The Software

With dozens of options on the very first screen, the software for the ROCCAT Ryos MK Pro is overwhelming at first, but it is relatively clean and straightforward. From the main screen, you can change the function of the Caps Lock key as well, changing it to the Easy-Shift key, a function that allows some or all of the keys to perform a secondary command. It is very similar to the function of the FN key, but this works for the entire keyboard. The downside is that the Caps Lock key has to be held pressed for this function, making its use in a game quite difficult. You can also perform other basic changes, such as disabling some of the keys, control the "screensaver" effect, and modify the character repeat rates. For the last function, the software provides a test block as well.

In the key assignment tab, the user can assign the primary and secondary function of every key on the keyboard. There is a built in macro manager for the programming of macros as well. The upside is that there is a very large number of pre-programmed macros for numerous games and applications provided with the software, which might save the user some time. The downside is that the macro recording software is not very sophisticated.

You can edit the delays and add/remove parts of the macro, but you cannot record mouse movements or mouse button clicks. You can manually insert mouse key presses to the macro but there are no options regarding mouse movements or any other special functions at all. Without the ability to include mouse position functions in the macro, the potential of the macro recording software is severely limited and most serious gamers will seek third party macro recorders with compilers, so as to create macros and compile them into executable files that can then be assigned to launch on a key press. Finally, there is a repeat mode, allowing the macro to be executed up to 255 times.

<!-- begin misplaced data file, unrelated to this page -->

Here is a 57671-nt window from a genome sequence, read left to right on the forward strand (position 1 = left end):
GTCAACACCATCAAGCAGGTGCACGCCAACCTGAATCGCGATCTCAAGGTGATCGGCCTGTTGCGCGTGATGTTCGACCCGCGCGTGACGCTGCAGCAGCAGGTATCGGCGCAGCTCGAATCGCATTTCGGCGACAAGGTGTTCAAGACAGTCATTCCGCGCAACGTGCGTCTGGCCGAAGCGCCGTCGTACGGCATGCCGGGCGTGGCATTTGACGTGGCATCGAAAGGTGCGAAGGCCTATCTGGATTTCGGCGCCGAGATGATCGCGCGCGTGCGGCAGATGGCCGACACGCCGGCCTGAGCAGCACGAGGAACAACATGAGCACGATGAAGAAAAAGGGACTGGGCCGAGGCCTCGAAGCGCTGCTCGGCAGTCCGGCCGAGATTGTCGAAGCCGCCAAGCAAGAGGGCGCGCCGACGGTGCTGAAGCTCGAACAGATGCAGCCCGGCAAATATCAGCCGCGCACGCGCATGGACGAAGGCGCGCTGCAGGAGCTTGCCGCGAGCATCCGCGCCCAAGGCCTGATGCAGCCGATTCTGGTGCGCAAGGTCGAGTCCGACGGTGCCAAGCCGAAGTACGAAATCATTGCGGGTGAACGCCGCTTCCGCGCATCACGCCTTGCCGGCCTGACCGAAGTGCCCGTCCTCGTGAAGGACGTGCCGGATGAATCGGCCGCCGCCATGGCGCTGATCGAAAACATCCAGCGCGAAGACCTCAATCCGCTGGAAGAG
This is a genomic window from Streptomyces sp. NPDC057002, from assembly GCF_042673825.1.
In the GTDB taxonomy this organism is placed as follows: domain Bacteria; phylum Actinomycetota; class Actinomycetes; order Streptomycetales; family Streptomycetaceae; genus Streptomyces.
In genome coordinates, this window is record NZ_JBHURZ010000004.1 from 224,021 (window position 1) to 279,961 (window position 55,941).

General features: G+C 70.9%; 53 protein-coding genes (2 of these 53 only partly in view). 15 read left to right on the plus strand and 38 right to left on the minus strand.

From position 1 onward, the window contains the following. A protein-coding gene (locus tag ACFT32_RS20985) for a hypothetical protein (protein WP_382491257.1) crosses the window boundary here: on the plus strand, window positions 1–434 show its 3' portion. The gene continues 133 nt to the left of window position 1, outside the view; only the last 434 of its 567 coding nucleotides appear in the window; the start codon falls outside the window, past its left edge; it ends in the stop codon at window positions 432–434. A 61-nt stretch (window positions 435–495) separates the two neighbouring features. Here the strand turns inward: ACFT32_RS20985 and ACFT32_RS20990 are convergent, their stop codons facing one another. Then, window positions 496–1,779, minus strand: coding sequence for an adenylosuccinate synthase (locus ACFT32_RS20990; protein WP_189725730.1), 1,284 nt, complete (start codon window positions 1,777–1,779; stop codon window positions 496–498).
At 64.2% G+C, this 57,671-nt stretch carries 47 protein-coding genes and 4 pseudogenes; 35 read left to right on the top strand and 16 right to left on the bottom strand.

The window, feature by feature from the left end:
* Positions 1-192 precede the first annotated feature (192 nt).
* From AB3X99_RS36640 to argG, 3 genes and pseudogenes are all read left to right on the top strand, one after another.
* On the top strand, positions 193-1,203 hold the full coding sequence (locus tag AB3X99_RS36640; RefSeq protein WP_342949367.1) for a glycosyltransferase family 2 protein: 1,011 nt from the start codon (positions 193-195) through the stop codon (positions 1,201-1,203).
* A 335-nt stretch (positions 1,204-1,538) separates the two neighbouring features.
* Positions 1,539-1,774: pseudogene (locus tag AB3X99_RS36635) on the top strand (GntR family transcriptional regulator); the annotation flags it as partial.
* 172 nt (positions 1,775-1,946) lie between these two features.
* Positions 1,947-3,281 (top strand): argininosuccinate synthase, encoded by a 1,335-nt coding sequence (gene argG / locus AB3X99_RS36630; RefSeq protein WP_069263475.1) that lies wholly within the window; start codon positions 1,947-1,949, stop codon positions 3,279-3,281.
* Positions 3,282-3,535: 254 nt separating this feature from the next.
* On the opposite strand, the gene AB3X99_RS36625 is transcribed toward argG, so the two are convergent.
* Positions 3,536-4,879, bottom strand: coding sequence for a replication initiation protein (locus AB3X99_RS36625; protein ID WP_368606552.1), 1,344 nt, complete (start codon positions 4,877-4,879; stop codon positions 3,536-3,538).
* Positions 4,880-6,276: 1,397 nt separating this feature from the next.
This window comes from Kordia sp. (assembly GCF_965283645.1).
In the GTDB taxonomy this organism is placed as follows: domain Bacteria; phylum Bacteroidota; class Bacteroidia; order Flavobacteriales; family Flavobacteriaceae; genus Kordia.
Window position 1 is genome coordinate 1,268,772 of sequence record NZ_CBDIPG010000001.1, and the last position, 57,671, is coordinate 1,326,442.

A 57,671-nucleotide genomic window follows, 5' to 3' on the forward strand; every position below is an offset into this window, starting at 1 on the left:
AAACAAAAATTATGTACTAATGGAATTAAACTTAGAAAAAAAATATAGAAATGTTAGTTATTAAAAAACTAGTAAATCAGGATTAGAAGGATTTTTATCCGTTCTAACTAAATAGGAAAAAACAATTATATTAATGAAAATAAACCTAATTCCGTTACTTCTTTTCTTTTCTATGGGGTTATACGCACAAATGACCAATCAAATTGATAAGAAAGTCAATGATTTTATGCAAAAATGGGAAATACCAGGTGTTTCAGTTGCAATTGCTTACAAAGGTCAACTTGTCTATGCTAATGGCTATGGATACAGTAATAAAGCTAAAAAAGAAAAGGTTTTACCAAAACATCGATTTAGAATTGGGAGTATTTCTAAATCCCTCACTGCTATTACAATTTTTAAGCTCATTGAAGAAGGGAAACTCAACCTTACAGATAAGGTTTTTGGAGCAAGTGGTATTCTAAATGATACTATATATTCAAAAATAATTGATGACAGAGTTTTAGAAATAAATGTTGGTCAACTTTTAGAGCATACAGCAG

As its name suggests, the key illumination tab allows the user to control the illumination of the keys. Aside from adjusting the brightness and/or turning the lighting of each key on and off, there are advanced options as well. One of them is the ability to adjust the "typing effect", i.e. the effect that will take place whenever any key is pressed. By default, the keys are in "fade" mode, meaning that they will either light up or go dark for a second once pressed. Lighting effects may be programmed and assigned to macros as well.

If your in-game achievements are not enough for you, ROCCAT includes an achievements system in their keyboard software as well. The R.A.D. page includes thorough statistics on the key strokes, from the total key strokes of the keyboard to those of each individual key. There are sixteen hidden achievements as well, including achievements for total key strokes, use of the WASD keys, and others. Depending on the PC settings at the time, unlocking an achievement might give the user quite a scare, as the PC will scream, "You got a trophy". 

The ROCCAT Ryos MK Pro Gaming Keyboard Conclusion
POST A COMMENT

21 Comments

View All Comments

  • erple2 - Wednesday, December 31, 2014 - link

    Interesting. I guess the analysis is limited to the software, as the keys (and therefore the feel of typing) are a known quantity at this time.

    Has anyone done a review of the other mechanical switches, namely buckling spring? I can't find (conveniently) any cherry MX switch based keyboards locally to test out the feel compared with my Unicomp keyboard (which I really like, at least for typing and casual gaming - while I like a good fps, I'm too old to be good at twitch fpsing). I don't ming the clackety clack of buckling springs at all.

    Also what the heck is up with wasd?? Why did people migrate to that instead of esdf???! It doesn't make any sense to me to move your hands from home for.. But maybe that's my age.
    Reply
  • Novaguy - Wednesday, December 31, 2014 - link

    Re: wasd vs. esdf, i imagine the advantage of wasd includes easier reaching shift and control keys as well as a more neutral left shoulder angle.

    I personally gave up the wasd and now use a logitech g13 and put my keyboard away.
    Reply
  • Impulses - Wednesday, December 31, 2014 - link

    Well, you can always move the keyboard so ESDF lines up and depending on how nimble your fingers are you then have access to the shift/ctrl keys as well as a bunch of extra letter keys on your pinky side... Basically you have more keys within overall reach.